Four Oak Park elementaries to get new playgrounds over summer
An aging playground at Irving School in Oak Park is one of four that will be rebuilt over the summer. | Joel Lerner~Sun-Times Media
Four Oak Park elementary schools are scheduled to have new playgrounds by the beginning of the next school year.
For more information on the project at Irving, visit www.irvingschoolyard.com.
For more information on all the projects, visit
Updated: April 1, 2013 6:03AM
OAK PARK — Eight years ago, a group of parents got together at Irving Elementary School to develop a plan to build a safe playground to replace part of the 100,000 square feet of the hard blacktop for the older students.
Their children have moved on, with some now attending Oak Park River Forest High School.
But Laura Crawford, co-president of the school’s PTO, is determined that her daughter, second-grader Maxie Langenberg, will have the advantage of using the playground that was decades in the making.
“The time for it was right. There was a lot of momentum behind it. It’s a project whose time has come,” said Crawford, who has worked on the project for two years.
Irving is one of four elementaries, including Hatch, Mann and Whittier, that will receive new or upgraded playgrounds this summer. District 97 upgraded playgrounds at Beye, Holmes and Longfellow last summer.
The playground space for the village’s eighth elementary school, Lincoln, is managed by the Oak Park Parks District.
Though District 97’s two middle schools don’t have a traditional playground like the elementaries, the district also has committed to upgrading the green spaces at Brooks and Julian schools.
Chris Jasculca, director of policy, planning and communication for District 97, said $250,000 has been budgeted for each school except Irving, for which $500,000 was budgeted because of its extreme need. Irving’s project is expected to cost between $900,000 and $1.2 million, with remaining funds possibly being provided by grants, the Parks District, soccer clubs and $50,000 from an anonymous donor.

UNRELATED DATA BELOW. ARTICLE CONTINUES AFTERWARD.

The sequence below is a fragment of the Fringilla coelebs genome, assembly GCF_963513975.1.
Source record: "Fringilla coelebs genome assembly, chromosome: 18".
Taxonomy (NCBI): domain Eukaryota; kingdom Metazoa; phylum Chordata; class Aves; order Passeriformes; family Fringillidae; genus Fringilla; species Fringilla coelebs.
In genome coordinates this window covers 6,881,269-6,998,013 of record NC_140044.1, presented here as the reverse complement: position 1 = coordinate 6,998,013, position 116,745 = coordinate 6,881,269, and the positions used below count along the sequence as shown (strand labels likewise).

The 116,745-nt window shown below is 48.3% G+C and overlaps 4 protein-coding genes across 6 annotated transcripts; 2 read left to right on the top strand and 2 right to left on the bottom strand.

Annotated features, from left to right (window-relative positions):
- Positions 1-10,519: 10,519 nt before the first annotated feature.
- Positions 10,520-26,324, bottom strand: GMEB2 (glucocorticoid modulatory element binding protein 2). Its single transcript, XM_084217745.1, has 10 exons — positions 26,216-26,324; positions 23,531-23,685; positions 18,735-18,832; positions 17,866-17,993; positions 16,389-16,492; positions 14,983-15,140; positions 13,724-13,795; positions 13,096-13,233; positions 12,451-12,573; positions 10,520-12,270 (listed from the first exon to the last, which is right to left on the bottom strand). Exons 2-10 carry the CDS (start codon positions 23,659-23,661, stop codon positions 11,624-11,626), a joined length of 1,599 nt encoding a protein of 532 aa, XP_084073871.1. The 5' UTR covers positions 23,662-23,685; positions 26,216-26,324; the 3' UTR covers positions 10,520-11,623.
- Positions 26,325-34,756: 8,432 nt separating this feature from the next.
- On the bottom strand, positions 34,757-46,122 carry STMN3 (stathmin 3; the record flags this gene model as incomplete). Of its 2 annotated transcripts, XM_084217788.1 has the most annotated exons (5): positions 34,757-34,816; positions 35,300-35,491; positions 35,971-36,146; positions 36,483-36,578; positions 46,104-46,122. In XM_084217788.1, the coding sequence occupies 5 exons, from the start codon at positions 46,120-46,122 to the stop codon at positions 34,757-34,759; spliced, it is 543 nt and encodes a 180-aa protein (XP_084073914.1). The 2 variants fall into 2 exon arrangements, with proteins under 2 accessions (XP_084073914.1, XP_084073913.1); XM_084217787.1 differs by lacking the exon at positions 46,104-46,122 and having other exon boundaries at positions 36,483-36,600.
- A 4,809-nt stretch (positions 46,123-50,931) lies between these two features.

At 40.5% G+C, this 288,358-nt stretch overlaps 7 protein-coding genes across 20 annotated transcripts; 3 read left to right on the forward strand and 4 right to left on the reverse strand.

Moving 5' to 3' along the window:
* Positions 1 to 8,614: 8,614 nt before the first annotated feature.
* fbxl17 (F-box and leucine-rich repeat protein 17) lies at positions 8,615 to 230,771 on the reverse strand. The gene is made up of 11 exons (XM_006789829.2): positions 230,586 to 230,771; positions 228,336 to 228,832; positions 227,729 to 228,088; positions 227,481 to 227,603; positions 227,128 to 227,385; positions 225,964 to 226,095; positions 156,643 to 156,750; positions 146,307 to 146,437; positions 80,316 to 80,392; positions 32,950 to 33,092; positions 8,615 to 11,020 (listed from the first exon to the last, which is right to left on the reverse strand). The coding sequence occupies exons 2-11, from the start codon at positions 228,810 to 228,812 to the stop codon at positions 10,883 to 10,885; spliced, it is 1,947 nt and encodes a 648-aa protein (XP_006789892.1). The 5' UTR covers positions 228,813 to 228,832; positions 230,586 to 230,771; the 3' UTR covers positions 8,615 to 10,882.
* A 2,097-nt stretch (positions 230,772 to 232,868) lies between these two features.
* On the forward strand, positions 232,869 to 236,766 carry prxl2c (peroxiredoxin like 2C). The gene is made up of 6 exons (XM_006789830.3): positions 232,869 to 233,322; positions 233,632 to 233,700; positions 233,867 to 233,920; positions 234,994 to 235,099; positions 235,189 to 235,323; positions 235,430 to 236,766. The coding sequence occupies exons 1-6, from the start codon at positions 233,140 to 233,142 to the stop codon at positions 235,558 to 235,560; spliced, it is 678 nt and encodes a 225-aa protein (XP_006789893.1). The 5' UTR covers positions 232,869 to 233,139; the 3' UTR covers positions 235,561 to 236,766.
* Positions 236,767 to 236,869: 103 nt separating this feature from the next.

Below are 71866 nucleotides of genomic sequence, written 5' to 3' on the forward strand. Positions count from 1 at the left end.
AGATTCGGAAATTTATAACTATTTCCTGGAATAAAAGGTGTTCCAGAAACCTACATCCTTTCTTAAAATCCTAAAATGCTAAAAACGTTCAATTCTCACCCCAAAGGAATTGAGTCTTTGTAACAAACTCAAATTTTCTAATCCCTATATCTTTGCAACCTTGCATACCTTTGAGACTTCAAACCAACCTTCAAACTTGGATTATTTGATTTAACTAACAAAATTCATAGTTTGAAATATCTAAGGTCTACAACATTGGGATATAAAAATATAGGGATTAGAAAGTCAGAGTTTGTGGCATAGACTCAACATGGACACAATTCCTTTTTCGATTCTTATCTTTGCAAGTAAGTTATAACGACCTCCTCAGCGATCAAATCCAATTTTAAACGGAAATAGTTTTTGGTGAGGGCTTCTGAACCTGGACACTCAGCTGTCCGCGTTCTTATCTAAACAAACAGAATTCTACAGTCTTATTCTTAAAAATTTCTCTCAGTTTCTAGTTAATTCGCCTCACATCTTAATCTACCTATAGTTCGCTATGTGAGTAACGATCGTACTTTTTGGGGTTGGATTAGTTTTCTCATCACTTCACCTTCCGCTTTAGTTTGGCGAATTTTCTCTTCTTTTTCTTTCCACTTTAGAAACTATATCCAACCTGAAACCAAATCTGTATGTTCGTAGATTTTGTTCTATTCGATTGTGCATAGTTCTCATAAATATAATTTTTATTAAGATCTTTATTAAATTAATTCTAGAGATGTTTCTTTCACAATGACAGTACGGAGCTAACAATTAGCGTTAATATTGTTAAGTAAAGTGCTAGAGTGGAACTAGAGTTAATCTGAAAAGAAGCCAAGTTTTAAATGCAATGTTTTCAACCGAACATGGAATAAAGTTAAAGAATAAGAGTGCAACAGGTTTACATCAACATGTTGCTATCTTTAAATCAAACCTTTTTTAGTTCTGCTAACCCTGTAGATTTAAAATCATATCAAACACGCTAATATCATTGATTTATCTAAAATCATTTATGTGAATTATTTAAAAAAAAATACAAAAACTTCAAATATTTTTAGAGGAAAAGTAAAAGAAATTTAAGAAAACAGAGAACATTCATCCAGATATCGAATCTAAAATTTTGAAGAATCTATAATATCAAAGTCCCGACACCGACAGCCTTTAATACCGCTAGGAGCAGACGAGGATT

“If, for whatever reason, we can’t get to the million dollars, we’ll have to take a step back and see what adjustments we’ll have to make to the plan,” Jasculca said.
Each school will receive a individualized landscaping and playground design based on the recommendations of school-based committees.
“We’ve been collaborating with each of the individual school communities to look at their playgrounds and look at what is going to work best,” Jasculca said. “The equipment they’ve come up with now is so unique and dynamic. The equipment they come up with now is nothing like what I grew up with as a kid.”
Some may wonder why the district is pouring so much money into something that doesn’t appear to have a direct relationship to improving academic achievement.
“For us, one of the key things in our district is educating and looking at the growth and development of the whole child, and that goes way beyond what goes on in the classroom,” Jasculca said. “We want to make sure they are exercising their bodies as well as their minds, and that is from our perspective, a key to learning.”